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Meditation and Addiction

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Often, for people suffering with drug addiction meditation has never been a matter for contemplation.  As soon as they experience any feelings of restlessness, anxiety or depression, they usually turn to their drug of choice to alter their state. Although the truth is that for many people world wide suffering from drug addiction meditation has achieved a safe and natural cure for them. For people going into rehabilitation for drug addiction meditation provides an alternative method for recovering.

Going through drug rehabilitation is probably the hardest thing anyone could have to do in their life, and the physical discomfort, pain and illness along with emotional and mental suffering can last weeks or months.  Meditation for drug addiction is usually introduced on the first day of rehabilitation, and people are amazed by how deeply relaxed they become without taking any drugs.

Guided meditation and positive affirmations are an important part of giving up drugs:  Working on self-esteem through counseling and using rumination with positive affirmations combine to improve confidence and reprogram thought patterns.  Drug addiction meditation techniques are delivered with deliberation, focusing on accessing the subconscious mind to instill new values and a sense of worthiness.

Reflection on issues relating to past hurts and actions that have hurt others is also important.  To overcome drug addiction, meditation can help by unlocking memories and bringing up emotions so they can be dealt with and healed.  Just taking time away from drugs isn’t enough to overcome addiction, working out the root cause of the problem is the only way.

Through meditation, those in rehabilitation can connect with their spirituality and rediscover new passions.  Many people suffering from drug addiction have never found an outlet for their creative energy, and meditation can assist in finding inner desires that were previously masked with drugs.  While in rehabilitation, people often adopt a new found belief in God or a higher self through the feelings they experience while meditating.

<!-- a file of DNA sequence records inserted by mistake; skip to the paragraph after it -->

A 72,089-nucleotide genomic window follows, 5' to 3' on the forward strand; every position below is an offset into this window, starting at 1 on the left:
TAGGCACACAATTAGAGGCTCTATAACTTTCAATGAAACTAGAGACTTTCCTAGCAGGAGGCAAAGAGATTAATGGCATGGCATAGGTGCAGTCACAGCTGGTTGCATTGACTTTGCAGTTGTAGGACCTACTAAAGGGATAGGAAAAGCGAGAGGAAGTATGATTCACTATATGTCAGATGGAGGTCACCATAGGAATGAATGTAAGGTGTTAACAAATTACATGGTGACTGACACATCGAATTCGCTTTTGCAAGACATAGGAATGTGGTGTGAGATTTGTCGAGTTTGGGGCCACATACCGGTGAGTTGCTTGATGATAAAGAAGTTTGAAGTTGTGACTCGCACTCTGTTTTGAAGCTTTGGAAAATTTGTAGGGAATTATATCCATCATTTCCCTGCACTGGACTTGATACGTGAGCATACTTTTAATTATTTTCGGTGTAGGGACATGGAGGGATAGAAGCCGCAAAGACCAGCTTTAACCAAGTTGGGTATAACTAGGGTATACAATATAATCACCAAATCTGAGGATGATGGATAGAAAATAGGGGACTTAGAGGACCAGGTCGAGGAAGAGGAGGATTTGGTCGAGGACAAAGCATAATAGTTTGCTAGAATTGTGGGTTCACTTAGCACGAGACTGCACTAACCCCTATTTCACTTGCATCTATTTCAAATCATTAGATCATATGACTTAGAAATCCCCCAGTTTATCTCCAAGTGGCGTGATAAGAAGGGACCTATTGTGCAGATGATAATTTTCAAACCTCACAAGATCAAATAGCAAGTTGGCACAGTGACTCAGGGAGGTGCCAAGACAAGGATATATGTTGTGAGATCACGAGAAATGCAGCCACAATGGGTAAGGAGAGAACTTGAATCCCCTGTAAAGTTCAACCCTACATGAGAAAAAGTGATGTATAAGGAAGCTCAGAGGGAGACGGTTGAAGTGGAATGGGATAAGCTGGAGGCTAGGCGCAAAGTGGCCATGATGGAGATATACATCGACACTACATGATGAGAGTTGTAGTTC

Anger is a big problem for anyone quitting a substance they have abused.  It is a normal part of withdrawal to feel extremely frustrated, and some even experience temporary psychosis.  To help with drug addiction meditation can prevent the anger from building to this point, and will lead to developing new ways to cope with stress.  Often, the problem is simply old patterns being played out time and again, and as soon as an addict learns new coping strategies they can change the choices they make.

Sleeping can be difficult while experiencing drug withdrawal and many people toss and turn with aches and pains.  Meditation is useful because not only will it help many relax enough to be able to fall asleep, but it also clears the mind of worries that could otherwise have kept them awake.  Meditation techniques taught in rehab would also focus on restorative sleep and healing, so even if they don’t actually go to sleep, their body can still rejuvenate and they will feel rested.

Some people are addicted to medication and drugs because of pain from an illness or injury as well as emotions.  There are guided meditation practices that can help with pain management, teaching them to divert attention and regain control over their body’s responses.  They will be able to transcend the physical experience of pain, whether permanent or during the withdrawal period.

Deep rumination, reflection and meditation for drug addictions are personal processes for each individual going through rehabilitation.  Everyone responds differently to the sessions, and each individual should be given consideration and space to release their emotions and pain.  Learning to develop trust and connect with others is valuable to them, along with professional counseling, healthy eating, physical activities and diversions.

By Philip Stilchford


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